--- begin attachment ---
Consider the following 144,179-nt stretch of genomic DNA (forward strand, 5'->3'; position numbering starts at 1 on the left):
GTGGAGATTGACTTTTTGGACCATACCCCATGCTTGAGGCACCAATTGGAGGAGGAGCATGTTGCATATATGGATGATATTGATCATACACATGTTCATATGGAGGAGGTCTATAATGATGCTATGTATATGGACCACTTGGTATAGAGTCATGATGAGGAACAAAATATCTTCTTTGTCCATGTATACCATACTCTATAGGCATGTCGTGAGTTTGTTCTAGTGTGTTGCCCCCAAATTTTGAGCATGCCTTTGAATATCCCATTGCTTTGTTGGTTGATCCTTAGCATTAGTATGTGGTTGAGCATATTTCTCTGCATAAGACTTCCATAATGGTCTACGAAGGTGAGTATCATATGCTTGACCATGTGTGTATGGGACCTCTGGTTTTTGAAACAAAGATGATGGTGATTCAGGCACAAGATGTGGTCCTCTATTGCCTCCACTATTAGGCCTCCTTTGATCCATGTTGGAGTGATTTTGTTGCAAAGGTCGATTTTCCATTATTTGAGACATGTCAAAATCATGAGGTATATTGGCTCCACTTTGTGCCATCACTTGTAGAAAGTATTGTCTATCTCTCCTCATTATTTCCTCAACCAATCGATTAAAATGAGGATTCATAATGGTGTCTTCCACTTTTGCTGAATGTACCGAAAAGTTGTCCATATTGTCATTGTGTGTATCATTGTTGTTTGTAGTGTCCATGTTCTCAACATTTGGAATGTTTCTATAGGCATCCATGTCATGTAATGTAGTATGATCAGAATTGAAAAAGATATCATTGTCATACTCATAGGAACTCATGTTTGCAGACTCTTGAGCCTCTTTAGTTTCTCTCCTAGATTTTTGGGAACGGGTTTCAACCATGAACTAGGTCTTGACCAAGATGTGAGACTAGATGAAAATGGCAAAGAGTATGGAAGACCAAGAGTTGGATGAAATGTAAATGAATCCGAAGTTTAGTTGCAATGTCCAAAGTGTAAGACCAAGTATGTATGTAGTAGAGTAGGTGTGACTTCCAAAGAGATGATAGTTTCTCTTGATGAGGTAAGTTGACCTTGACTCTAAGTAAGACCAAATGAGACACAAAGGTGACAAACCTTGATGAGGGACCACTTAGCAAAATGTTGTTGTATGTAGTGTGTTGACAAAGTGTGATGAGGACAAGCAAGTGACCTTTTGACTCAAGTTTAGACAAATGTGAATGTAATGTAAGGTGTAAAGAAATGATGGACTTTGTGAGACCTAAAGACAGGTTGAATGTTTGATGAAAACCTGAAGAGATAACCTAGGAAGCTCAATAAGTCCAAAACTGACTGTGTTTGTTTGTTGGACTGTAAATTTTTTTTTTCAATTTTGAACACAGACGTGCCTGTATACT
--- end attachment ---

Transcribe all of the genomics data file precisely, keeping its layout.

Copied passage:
Consider the following 144,179-nt stretch of genomic DNA (forward strand, 5'->3'; position numbering starts at 1 on the left):
GTGGAGATTGACTTTTTGGACCATACCCCATGCTTGAGGCACCAATTGGAGGAGGAGCATGTTGCATATATGGATGATATTGATCATACACATGTTCATATGGAGGAGGTCTATAATGATGCTATGTATATGGACCACTTGGTATAGAGTCATGATGAGGAACAAAATATCTTCTTTGTCCATGTATACCATACTCTATAGGCATGTCGTGAGTTTGTTCTAGTGTGTTGCCCCCAAATTTTGAGCATGCCTTTGAATATCCCATTGCTTTGTTGGTTGATCCTTAGCATTAGTATGTGGTTGAGCATATTTCTCTGCATAAGACTTCCATAATGGTCTACGAAGGTGAGTATCATATGCTTGACCATGTGTGTATGGGACCTCTGGTTTTTGAAACAAAGATGATGGTGATTCAGGCACAAGATGTGGTCCTCTATTGCCTCCACTATTAGGCCTCCTTTGATCCATGTTGGAGTGATTTTGTTGCAAAGGTCGATTTTCCATTATTTGAGACATGTCAAAATCATGAGGTATATTGGCTCCACTTTGTGCCATCACTTGTAGAAAGTATTGTCTATCTCTCCTCATTATTTCCTCAACCAATCGATTAAAATGAGGATTCATAATGGTGTCTTCCACTTTTGCTGAATGTACCGAAAAGTTGTCCATATTGTCATTGTGTGTATCATTGTTGTTTGTAGTGTCCATGTTCTCAACATTTGGAATGTTTCTATAGGCATCCATGTCATGTAATGTAGTATGATCAGAATTGAAAAAGATATCATTGTCATACTCATAGGAACTCATGTTTGCAGACTCTTGAGCCTCTTTAGTTTCTCTCCTAGATTTTTGGGAACGGGTTTCAACCATGAACTAGGTCTTGACCAAGATGTGAGACTAGATGAAAATGGCAAAGAGTATGGAAGACCAAGAGTTGGATGAAATGTAAATGAATCCGAAGTTTAGTTGCAATGTCCAAAGTGTAAGACCAAGTATGTATGTAGTAGAGTAGGTGTGACTTCCAAAGAGATGATAGTTTCTCTTGATGAGGTAAGTTGACCTTGACTCTAAGTAAGACCAAATGAGACACAAAGGTGACAAACCTTGATGAGGGACCACTTAGCAAAATGTTGTTGTATGTAGTGTGTTGACAAAGTGTGATGAGGACAAGCAAGTGACCTTTTGACTCAAGTTTAGACAAATGTGAATGTAATGTAAGGTGTAAAGAAATGATGGACTTTGTGAGACCTAAAGACAGGTTGAATGTTTGATGAAAACCTGAAGAGATAACCTAGGAAGCTCAATAAGTCCAAAACTGACTGTGTTTGTTTGTTGGACTGTAAATTTTTTTTTTCAATTTTGAACACAGACGTGCCTGTATACT